All night party animal
Among those in the know, there is palpable excitement in the air. While most of Johannesburg and Cape Town go about their business blissfully unaware, a handful of like-minded people have been spotted jumping up and down with excitement at the news.
Mr Scruff is coming.
Mr Scruff, the man who melds jazz, reggae, dub, downtempo, psychedelic rock, electronic noodling and much more into something completely different. Mr Scruff, the man responsible for Get a Move On, the biggest-ever hit from British experimental electronic label Ninja Tunes, which has played in countless adverts and is even a surprise killer on the dance floor among deep house enthusiasts way down in Mzansi. Mr Scruff, the man who draws the cartoons on his album sleeves himself, and has invented his own colourful cartoon world to complement his audio collages. Mr Scruff, who even designed his own flyer for his Cape Town gig. It is exceptionally difficult not to love Mr Scruff.
The man’s mish-mash of styles is as tasty as his favourite food, the freshly baked, home-made pies that constantly crop up in his artwork. To those who like their beats interesting, Mr Scruff, or Andy McCarthy as his mum calls him, is a small-scale legend. He is also exceedingly deadpan and relaxed, talking on the phone from Manchester. Unsurprisingly for a man famous for playing incredibly long sets, Mr Scruff does not like to rush. “It’s my first time playing in South Africa and I don’t want to be in and out. When I go to a new place I like to hang around long enough to experience it. I want to take some time to see the sights, eat the food and shop for some records.”
Particularly the latter. Mr Scruff is the ultimate crate digger, a true music fanatic. I ask him about South African music. “I’m by no means an expert, but I do have some great South African records I love to play, including a lot of Abdullah Ibrahim. What’s great is that when I’m down in South Africa I’ll meet tons of music enthusiasts and I’ll get some people to show me around and take me record shopping. So I’m hoping I’ll leave with a lot more knowledge of South African music than before.” Mr Scruff demonstrates that he knows more about our artists than he gives himself credit for when he mentions Felix Laband. “He has a very unique take on the whole downtempo thing. He stands out for me as having something special, which is hard to define, something beautiful.”
Apart from his music, Mr Scruff is also famous for his marathon sets, which have been known to go on for up to eight hours. It is a bit mental playing for that long, isn’t it? “Not at all. Before I got to this stage in my career I would play two-hour sets after some pumping house DJ and it didn’t really fit. I like to take my time, build up a mood, get into a groove and run with it. I play a lot of different styles, including slower stuff that you couldn’t play at two in the morning, so I eventually build up to the more energetic tunes over a long period of time. It’s very important for me to create a whole evening rather than rushing. A lot of DJs play these instant two-hour sets of very similar music without much progression, and that’s really what I’d like to avoid.”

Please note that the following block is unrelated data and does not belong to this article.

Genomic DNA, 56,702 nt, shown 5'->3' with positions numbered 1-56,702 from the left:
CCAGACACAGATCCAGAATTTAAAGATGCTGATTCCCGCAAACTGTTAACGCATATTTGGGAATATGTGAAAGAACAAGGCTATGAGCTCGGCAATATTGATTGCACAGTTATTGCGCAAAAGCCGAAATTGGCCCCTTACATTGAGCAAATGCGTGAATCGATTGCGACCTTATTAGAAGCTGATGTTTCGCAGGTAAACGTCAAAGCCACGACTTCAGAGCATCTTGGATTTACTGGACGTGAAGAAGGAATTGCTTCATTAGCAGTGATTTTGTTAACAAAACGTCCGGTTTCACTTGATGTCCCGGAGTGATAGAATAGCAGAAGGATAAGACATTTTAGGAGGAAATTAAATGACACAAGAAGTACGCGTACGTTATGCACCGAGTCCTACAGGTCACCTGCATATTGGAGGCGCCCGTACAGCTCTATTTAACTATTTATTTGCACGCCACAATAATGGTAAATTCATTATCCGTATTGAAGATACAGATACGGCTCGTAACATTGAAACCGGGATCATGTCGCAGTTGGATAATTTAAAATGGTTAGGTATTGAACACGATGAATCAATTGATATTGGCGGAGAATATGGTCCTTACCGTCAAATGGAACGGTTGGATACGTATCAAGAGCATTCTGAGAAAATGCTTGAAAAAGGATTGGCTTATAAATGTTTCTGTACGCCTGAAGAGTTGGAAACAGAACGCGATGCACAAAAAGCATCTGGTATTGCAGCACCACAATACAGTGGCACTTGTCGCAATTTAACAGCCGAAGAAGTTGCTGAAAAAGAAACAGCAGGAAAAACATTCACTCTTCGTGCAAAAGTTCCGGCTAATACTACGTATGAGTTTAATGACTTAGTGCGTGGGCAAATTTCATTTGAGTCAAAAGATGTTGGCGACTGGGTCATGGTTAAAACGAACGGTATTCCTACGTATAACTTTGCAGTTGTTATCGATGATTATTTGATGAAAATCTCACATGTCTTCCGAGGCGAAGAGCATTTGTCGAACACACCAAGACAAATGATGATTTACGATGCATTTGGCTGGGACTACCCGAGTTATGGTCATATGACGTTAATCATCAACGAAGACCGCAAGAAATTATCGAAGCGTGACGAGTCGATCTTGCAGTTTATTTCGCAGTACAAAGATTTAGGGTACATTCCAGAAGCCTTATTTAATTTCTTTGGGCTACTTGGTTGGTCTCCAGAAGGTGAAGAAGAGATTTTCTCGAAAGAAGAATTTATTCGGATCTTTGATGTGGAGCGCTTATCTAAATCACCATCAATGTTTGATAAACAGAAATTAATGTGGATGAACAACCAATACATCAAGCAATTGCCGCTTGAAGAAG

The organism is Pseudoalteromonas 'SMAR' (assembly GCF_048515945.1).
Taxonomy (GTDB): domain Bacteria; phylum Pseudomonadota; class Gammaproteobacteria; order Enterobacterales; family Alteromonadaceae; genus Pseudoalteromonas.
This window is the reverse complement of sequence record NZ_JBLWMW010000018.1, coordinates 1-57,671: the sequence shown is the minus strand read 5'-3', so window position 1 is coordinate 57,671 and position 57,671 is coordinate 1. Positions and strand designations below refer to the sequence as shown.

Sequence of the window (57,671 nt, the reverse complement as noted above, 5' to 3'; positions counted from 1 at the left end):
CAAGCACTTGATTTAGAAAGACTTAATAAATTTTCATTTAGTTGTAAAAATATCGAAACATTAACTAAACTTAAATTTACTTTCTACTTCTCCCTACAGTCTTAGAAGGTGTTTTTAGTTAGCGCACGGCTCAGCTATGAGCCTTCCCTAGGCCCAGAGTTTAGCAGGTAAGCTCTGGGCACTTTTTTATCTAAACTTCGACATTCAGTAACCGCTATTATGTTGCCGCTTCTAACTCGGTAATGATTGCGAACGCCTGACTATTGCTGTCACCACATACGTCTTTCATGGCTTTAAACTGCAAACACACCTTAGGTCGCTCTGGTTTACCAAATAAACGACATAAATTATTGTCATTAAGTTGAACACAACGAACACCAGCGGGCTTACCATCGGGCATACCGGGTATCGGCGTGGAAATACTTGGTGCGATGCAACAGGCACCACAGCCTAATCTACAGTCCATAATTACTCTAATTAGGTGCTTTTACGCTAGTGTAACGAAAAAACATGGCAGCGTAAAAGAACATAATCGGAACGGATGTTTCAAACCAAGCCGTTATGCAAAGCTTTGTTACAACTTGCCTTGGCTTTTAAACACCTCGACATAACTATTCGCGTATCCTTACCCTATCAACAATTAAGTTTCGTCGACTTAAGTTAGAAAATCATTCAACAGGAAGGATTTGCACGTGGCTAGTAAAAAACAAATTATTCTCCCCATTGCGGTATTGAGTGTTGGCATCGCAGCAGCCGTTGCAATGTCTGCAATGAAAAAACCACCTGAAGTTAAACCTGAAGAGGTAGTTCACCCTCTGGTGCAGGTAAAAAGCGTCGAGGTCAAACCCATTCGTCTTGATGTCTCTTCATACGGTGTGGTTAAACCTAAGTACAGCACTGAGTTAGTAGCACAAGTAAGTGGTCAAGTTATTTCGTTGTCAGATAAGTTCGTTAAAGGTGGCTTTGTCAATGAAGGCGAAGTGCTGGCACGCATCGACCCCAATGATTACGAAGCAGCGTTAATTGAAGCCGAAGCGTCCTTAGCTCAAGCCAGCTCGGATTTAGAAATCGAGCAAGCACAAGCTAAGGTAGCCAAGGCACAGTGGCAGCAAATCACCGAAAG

He adds that “it was par for the course for the DJs in the 1970s to play all night, but back then they were considered part of the staff, no more important than a barman, so they would end up having to sweep the floor after the gigs. Since DJs are treated so well these days I have the added bonus of not having to sweep the floor after I play, which is nice.”
But how does he explain his obsession with marine life? Each of his albums has some bizarre experimental tracks featuring stories about fish and whales. “It just happened, really. I just noticed that in my record collection I had an over-abundance of fishy, wet and slippery sounds. It could just as well have been tracks about donkeys or giraffes but for the fact that I just happened to have plenty of aquatic sampling material.”
Okay, then. And why do you like pies so much? “I don’t know anyone who doesn’t. When it comes to my cartoons, I focus on everyday things that people enjoy, like pies and tea. And it just so happens that if someone’s just baked a fresh pie I’m going to want to taste it. I think that’s only normal.” Mr Scruff’s closing advice is suitably solemn. “Never under-estimate the power of pastry,” he warns.
Mr Scruff is playing with Blunted Stuntman at Loaded in Johannesburg on September 29, and with Goldfish at Rhodes House in Cape Town on September 30